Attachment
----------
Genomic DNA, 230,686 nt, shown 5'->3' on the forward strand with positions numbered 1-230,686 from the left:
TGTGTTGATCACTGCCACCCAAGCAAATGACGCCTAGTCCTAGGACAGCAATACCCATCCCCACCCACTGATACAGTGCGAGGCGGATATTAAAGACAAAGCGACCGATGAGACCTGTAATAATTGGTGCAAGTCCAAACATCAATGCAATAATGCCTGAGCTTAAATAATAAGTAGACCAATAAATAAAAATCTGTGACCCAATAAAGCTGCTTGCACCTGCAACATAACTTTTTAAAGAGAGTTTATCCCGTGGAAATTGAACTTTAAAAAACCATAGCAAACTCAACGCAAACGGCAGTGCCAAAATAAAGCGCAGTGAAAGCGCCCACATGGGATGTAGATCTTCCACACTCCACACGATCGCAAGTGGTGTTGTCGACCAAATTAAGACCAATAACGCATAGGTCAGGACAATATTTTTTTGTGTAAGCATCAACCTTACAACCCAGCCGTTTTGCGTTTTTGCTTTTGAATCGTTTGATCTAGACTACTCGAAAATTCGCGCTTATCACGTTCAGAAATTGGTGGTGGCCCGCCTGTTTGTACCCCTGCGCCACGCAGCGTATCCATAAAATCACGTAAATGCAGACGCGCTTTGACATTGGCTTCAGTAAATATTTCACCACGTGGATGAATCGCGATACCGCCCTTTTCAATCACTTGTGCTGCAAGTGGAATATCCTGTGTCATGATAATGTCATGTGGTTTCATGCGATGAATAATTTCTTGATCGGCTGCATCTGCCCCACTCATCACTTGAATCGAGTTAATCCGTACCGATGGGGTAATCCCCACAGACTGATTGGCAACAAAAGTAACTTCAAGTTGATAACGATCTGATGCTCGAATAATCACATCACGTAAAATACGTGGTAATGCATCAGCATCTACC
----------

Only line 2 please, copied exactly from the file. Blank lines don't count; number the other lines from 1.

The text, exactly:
TGTGTTGATCACTGCCACCCAAGCAAATGACGCCTAGTCCTAGGACAGCAATACCCATCCCCACCCACTGATACAGTGCGAGGCGGATATTAAAGACAAAGCGACCGATGAGACCTGTAATAATTGGTGCAAGTCCAAACATCAATGCAATAATGCCTGAGCTTAAATAATAAGTAGACCAATAAATAAAAATCTGTGACCCAATAAAGCTGCTTGCACCTGCAACATAACTTTTTAAAGAGAGTTTATCCCGTGGAAATTGAACTTTAAAAAACCATAGCAAACTCAACGCAAACGGCAGTGCCAAAATAAAGCGCAGTGAAAGCGCCCACATGGGATGTAGATCTTCCACACTCCACACGATCGCAAGTGGTGTTGTCGACCAAATTAAGACCAATAACGCATAGGTCAGGACAATATTTTTTTGTGTAAGCATCAACCTTACAACCCAGCCGTTTTGCGTTTTTGCTTTTGAATCGTTTGATCTAGACTACTCGAAAATTCGCGCTTATCACGTTCAGAAATTGGTGGTGGCCCGCCTGTTTGTACCCCTGCGCCACGCAGCGTATCCATAAAATCACGTAAATGCAGACGCGCTTTGACATTGGCTTCAGTAAATATTTCACCACGTGGATGAATCGCGATACCGCCCTTTTCAATCACTTGTGCTGCAAGTGGAATATCCTGTGTCATGATAATGTCATGTGGTTTCATGCGATGAATAATTTCTTGATCGGCTGCATCTGCCCCACTCATCACTTGAATCGAGTTAATCCGTACCGATGGGGTAATCCCCACAGACTGATTGGCAACAAAAGTAACTTCAAGTTGATAACGATCTGATGCTCGAATAATCACATCACGTAAAATACGTGGTAATGCATCAGCATCTACC